A series of activities for looking at wealth inequality in the US and globally.
A volunteer describes an incident they experienced -- something embarrassing, funny, puzzling, etc. -- to the whole group. The joker asks questions to clarify details and verify understanding. Then, the joker asks for volunteers to enact the scene. They are free to improvise in any way they like.
The "fist to five" technique for voting or consensus decision-making (see "Dedocracia" can be used for rapid, on the fly, evaluation. It gives people an easy way to practice an important technique for democratic decision-making and the experience of expressing their judgment in a group context. For the facilitator(s) and the group, it provides important information about the usefulness of the techniques being used.
I got this from Kani Club, the improvisation school in Tokyo. It is a great "Yes, and..." game.
Pairs or trios (daunting to do in larger groups, but could be done with practiced players).
The idea is for the players to speak a sentence simultaneously without knowing what the sentence will be ahead of time, relating the sentence to some physical action or pantomime.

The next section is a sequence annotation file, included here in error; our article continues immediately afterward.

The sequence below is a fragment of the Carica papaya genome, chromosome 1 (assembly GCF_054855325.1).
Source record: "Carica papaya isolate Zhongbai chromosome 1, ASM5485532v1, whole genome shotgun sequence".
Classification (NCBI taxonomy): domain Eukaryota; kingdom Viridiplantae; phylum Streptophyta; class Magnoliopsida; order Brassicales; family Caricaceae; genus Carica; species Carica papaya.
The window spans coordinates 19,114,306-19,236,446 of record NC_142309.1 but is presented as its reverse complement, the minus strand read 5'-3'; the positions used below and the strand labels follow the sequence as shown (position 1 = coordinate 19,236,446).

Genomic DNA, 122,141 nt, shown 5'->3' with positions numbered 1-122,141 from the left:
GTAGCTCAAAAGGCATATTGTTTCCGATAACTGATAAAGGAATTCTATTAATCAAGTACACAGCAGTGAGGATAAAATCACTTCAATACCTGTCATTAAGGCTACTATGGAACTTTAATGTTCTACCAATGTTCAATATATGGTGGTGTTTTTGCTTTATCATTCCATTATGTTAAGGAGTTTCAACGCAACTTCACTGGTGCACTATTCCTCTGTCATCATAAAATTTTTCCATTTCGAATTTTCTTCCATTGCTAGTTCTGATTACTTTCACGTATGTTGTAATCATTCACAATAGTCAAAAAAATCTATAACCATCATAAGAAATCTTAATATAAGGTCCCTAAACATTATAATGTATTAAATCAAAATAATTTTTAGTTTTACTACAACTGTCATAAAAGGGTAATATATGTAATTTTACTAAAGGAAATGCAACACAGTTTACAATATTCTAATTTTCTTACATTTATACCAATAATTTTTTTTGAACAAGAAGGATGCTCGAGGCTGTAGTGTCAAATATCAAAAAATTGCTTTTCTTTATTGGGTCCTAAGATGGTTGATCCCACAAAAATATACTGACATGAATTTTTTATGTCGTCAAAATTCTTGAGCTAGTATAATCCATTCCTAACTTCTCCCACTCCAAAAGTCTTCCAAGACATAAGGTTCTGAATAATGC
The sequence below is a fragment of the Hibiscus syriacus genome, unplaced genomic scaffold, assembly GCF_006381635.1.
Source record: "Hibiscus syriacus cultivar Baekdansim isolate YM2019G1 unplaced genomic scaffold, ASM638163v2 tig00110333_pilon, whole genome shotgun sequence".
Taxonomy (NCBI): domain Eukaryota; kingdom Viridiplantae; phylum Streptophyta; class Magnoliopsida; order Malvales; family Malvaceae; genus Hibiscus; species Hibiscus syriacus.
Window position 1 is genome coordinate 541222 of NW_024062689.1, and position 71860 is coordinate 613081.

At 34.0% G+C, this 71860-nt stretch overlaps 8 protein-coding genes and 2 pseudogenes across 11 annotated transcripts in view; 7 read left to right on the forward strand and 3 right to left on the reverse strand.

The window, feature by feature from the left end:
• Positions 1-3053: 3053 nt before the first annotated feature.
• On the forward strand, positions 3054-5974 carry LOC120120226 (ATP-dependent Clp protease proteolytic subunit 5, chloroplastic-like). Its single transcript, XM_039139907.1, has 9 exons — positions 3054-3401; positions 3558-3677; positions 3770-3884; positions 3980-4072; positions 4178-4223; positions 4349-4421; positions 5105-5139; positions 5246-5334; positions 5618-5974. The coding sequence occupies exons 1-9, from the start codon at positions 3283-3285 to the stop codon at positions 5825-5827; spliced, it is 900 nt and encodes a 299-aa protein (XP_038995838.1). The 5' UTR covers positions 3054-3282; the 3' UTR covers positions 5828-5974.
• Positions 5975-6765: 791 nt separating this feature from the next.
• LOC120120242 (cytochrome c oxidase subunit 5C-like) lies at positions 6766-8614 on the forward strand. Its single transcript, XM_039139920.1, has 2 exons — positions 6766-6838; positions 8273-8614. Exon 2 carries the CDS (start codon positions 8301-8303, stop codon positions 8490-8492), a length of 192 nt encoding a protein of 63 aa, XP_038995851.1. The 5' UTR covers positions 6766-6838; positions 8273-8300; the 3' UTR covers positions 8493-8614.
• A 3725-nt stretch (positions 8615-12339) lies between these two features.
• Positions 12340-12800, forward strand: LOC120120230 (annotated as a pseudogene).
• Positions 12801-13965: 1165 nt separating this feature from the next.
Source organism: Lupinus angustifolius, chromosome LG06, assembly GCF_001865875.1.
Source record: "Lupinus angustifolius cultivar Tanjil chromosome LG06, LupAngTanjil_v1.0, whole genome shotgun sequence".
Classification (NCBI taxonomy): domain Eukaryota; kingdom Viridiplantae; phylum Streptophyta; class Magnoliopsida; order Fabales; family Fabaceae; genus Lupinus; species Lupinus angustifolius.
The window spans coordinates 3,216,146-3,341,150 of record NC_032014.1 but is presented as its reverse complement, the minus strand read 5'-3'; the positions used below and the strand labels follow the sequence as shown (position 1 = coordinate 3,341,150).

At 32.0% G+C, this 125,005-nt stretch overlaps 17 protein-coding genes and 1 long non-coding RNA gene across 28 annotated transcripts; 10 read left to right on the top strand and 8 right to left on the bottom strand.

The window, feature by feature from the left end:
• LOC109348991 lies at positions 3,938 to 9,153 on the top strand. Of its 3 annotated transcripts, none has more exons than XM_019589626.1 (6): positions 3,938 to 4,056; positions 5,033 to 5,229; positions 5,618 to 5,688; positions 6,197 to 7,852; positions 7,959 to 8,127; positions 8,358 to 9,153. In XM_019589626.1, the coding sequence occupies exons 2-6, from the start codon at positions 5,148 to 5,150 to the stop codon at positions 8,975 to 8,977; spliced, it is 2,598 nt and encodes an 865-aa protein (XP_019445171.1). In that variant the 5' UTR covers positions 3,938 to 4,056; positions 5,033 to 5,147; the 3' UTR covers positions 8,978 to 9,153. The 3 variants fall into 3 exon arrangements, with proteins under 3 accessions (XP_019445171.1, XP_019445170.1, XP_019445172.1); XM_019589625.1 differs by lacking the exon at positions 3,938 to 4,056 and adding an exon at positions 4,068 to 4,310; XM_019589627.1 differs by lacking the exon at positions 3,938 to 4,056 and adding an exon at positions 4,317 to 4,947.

Simple, familiar, quick dialogue game.
Two rows of people facing each other, standing close enough to hear each other over the noise of others speaking. Joker chooses a theme and explains the rules -- both people should talk and listen, one minute, when time is up one line shifts one person to the left. (The last person on the row moves to the other end of their line.)
Often used for introductions. Can also be used for a check-in, or for rapid discussion after another activity.
Based on the famous speech by the Meiji era Japanese feminist leader Kishida Toshiko, this activity asks participants to create a manga version of her speech, working in teams.
I have spelled out a nine step process, but it might make sense to do a much quicker, rougher version of this, to leave time for other discussions. Steps 1, 4, 5 are essential, I think.
Step one is to read the original essay (for Japanese readers, in Japanese), and do a reader response writing activity.
Step two is to form teams with a mix of self-identified skills/capacities:
Like a nightmare scenario, in this case teams take a given, established object, situation, institution, relationship, saying, etc. and try to disprove it, brainstorming, prioritizing, and presenting reasons why it can not work, be true, etc.
Teams compete to make the most convincing arguments. (Need to think about criteria for a convincing argument.) Can be decided by a team of judges, or by the joker(s).
Like Ten Levels of Why, but going the other direction.
Start with the last reason given in Ten Levels of Why.
The player says her/his sentence out loud, then one person says, "so...?"
The player must give a consequence; "So..."
Then another person asks "So...?" and the player must give a consequence that flows from the previous statement... and so on, until ten so's have been asked and answered.
At the end, the person repeats the original sentence and the tenth consequence.